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  • What is Green Gas?

    Green Gas (or biomethane) is a type of gas created from biodegradable material (such as plants) that can be used in the same way as traditional fossil fuel gas for cooking and heating in the home.
    Biomethane is created by turning biodegradable material – in Ecotricity’s case, it’s grass – into gas using a process called Anaerobic Digestion. This creates a biogas and a natural fertiliser.
    The biogas is then purified using a method called “scrubbing” to produce biomethane (or Green Gas), which can be injected into the national gas grid alongside traditional gas (which is fossil fuel-methane drilled from underground).
    The main difference between biomethane and fossil fuel-methane is that biomethane is carbon neutral, so doesn’t contribute to Climate Change.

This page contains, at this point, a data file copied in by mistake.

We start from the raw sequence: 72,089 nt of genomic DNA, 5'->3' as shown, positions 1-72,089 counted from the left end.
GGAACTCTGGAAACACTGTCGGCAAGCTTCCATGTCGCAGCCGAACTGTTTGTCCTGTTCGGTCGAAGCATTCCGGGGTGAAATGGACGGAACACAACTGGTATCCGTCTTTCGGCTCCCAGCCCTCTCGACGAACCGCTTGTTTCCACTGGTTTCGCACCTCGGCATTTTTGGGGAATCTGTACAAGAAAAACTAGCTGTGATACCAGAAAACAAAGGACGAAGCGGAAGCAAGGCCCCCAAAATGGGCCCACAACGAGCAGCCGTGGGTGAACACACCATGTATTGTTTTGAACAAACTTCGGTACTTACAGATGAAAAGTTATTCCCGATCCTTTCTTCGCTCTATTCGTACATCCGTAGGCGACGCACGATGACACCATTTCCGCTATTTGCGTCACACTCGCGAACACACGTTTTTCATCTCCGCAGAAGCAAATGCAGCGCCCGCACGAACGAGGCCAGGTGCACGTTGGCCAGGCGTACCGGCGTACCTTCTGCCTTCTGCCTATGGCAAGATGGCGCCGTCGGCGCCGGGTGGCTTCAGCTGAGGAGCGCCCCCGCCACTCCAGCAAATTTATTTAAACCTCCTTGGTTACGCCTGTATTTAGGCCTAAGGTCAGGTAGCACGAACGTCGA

This is because biomethane recycles existing carbon in the atmosphere, which is absorbed by plants as they grow, while fossil fuel methane introduces new carbon into the atmosphere that had been stored harmlessly underground.

  • What are Green Gas Mills?

    • Produce carbon-neutral gas from grass
    • Improve soil quality
    • Support food production
    • Financially assist local farmers
    • Create wildlife habitats and replace inputs that damage the environment in conjunction with FWAG, Defra and Natural England.

  • What is Anaerobic Digestion?

    Anaerobic Digestion (AD) is a commonly used process that uses bacteria to breakdown (or decompose) biodegradable material – in Ecotricity’s case it’s grass – in an oxygen-free container. As the grass decomposes, it releases a biogas and creates a natural fertiliser.
    (NOTE: The Anaerobic Digester or AD plant is similar to a large compostor, except the process is in an oxygen-free closed loop environment).
    The biogas is then ‘scrubbed’ to purify it, leaving biomethane that can be injected straight into the gas grid as a replacement for traditional gas (which is fossil fuel methane).